Jefferson County Public Health Nutrition Services offers the following helpful tips for making grocery shopping healthy and affordable.

Plan Ahead, Make a Grocery List: Having a grocery list helps with menu planning and decreases impulse buying. A list also helps you to remember needed items and can cut down on gas-guzzling trips to the grocery store.

Tips for planning ahead:
· Keep a running list of the groceries that your family needs
· Before going to the grocery store, check what foods you already have
· Consider what meals and recipes can be made with the foods on hand
· Find healthy recipes, plan a menu for the upcoming week, and add needed ingredients to your shopping list
· Stick to the list
· Plan one night every week for leftovers

Resources for healthy recipes and planning ahead:

Shop the Perimeter - Fresh and whole foods are stored around the perimeter of the grocery store. Look for fresh produce, lean meats, low-fat dairy and whole grain breads. These foods contain fewer additives and more nutrients than the more processed foods found in the aisles.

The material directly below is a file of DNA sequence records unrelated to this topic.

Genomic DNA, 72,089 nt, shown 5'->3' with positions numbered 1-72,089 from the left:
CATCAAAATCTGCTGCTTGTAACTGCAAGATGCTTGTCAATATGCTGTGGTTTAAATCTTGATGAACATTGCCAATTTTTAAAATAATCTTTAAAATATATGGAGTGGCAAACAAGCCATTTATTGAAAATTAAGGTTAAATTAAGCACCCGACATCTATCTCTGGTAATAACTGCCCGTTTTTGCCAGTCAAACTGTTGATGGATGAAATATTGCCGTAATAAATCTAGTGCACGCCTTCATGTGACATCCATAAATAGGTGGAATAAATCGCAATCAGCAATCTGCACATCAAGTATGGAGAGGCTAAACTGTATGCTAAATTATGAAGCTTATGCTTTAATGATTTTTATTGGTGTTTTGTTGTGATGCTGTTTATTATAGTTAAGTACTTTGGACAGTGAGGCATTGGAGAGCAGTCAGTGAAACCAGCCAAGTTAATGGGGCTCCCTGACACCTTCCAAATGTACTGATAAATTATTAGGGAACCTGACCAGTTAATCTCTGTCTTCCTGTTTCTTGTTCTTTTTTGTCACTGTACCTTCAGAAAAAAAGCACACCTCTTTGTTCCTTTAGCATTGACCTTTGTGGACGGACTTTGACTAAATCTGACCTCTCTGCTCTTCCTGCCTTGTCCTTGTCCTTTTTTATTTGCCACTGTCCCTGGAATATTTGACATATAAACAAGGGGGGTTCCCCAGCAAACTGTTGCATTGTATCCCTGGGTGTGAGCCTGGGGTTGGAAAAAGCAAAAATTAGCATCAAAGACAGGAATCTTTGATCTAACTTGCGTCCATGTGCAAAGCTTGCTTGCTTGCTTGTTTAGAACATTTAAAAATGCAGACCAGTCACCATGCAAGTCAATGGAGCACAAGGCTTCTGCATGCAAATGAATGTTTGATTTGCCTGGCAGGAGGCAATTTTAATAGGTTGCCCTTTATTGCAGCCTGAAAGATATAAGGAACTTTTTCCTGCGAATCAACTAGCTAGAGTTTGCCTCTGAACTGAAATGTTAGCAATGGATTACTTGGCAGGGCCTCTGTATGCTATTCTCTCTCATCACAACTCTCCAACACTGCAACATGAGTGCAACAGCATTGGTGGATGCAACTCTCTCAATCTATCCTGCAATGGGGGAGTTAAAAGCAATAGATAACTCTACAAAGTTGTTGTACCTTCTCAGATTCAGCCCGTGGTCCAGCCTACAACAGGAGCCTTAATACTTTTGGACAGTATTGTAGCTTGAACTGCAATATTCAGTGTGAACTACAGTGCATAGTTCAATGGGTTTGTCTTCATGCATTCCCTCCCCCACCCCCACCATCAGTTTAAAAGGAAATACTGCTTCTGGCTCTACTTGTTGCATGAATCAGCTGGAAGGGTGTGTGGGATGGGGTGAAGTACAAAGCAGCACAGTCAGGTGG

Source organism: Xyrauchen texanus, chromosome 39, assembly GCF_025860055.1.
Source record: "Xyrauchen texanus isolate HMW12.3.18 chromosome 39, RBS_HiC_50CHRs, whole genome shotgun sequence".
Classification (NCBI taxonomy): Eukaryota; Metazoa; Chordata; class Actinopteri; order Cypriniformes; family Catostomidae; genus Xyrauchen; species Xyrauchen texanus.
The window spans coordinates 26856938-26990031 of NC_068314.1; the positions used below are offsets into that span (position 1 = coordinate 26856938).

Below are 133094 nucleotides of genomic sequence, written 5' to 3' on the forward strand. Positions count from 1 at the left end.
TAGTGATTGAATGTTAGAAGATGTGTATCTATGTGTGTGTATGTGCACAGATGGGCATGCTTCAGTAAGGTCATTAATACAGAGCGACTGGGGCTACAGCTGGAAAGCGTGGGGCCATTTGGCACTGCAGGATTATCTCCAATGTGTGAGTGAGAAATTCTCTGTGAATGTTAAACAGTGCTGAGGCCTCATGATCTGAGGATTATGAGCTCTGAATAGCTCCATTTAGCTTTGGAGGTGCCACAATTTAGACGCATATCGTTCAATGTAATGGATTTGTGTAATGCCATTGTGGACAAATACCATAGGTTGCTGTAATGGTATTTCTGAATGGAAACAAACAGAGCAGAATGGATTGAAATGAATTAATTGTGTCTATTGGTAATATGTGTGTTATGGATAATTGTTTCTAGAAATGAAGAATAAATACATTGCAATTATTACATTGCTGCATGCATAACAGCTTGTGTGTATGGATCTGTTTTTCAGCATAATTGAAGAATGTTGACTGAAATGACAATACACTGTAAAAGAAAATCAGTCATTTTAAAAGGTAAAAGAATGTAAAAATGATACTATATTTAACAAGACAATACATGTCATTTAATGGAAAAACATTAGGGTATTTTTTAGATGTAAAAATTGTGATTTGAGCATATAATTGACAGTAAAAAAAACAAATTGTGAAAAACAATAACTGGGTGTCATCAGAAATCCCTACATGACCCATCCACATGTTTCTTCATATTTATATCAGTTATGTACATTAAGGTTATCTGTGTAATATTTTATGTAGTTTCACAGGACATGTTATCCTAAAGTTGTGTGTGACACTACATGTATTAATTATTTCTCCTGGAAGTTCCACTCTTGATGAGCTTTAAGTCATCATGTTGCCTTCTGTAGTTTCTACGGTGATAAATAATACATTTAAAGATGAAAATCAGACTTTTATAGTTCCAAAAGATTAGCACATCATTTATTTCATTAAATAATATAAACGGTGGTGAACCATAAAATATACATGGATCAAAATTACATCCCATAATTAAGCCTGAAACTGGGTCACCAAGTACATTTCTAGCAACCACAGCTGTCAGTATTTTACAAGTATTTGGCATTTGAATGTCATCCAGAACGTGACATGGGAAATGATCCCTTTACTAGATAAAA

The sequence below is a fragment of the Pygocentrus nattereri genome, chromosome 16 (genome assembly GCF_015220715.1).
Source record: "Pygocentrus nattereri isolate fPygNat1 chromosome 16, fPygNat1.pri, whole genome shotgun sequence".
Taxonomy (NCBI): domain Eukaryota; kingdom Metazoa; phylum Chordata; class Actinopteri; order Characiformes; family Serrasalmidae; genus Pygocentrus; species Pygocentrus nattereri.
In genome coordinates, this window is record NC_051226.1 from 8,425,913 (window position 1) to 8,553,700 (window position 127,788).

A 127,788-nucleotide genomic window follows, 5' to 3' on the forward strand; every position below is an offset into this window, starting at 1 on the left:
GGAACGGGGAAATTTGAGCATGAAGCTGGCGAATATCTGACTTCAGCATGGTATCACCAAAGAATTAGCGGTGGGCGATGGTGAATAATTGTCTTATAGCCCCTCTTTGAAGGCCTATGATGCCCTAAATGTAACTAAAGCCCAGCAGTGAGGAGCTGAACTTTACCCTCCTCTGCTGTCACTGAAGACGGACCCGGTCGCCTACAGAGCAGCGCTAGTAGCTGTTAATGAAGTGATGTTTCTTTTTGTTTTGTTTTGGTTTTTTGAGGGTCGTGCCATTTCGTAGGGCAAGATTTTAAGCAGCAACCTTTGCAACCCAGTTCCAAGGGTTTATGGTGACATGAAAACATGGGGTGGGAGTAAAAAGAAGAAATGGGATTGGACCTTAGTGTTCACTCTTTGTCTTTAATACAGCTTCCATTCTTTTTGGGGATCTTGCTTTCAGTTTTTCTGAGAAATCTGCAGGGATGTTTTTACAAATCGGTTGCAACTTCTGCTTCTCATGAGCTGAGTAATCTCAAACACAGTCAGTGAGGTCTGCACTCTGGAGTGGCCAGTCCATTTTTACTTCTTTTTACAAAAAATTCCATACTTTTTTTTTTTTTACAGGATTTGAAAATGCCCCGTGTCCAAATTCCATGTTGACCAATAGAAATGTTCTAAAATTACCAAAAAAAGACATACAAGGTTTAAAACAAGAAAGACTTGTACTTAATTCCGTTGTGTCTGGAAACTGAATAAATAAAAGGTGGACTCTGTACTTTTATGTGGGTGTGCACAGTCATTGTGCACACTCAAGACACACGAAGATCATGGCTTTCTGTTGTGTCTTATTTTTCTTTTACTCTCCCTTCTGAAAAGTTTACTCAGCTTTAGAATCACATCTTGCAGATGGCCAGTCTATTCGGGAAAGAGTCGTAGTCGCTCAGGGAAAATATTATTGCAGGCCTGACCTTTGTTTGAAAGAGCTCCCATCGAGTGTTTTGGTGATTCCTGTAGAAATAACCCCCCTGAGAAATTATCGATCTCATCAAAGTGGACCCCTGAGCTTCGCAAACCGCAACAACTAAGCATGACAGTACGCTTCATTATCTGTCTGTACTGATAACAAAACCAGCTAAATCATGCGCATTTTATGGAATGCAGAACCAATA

Tips for shopping the perimeter
· Buy seasonal fruits and vegetables, and buy only what you’ll use. Produce has a short shelf-life and may spoil if bought in bulk.
· Buy lean meats. Lean cuts of beef include chuck, round, sirloin, and tenderloin. Lean cuts of pork include tenderloin or loin chops. The leanest poultry is white meat from the breast with no skin. When choosing ground meats, look for at least 90% lean meats.
· Check sell-by dates on fresh foods and buy the freshest food possible to reduce waste.

Resources for shopping the perimeter:

Choose Whole Foods –Whole foods are foods that are unprocessed and unrefined as much as possible before being consumed. Whole foods do not contain added ingredients, such as sugar, salt, or fat and give you more nutrition for your dollar. Whole foods include fruits and vegetables, unprocessed meat, and non-homogenized milk.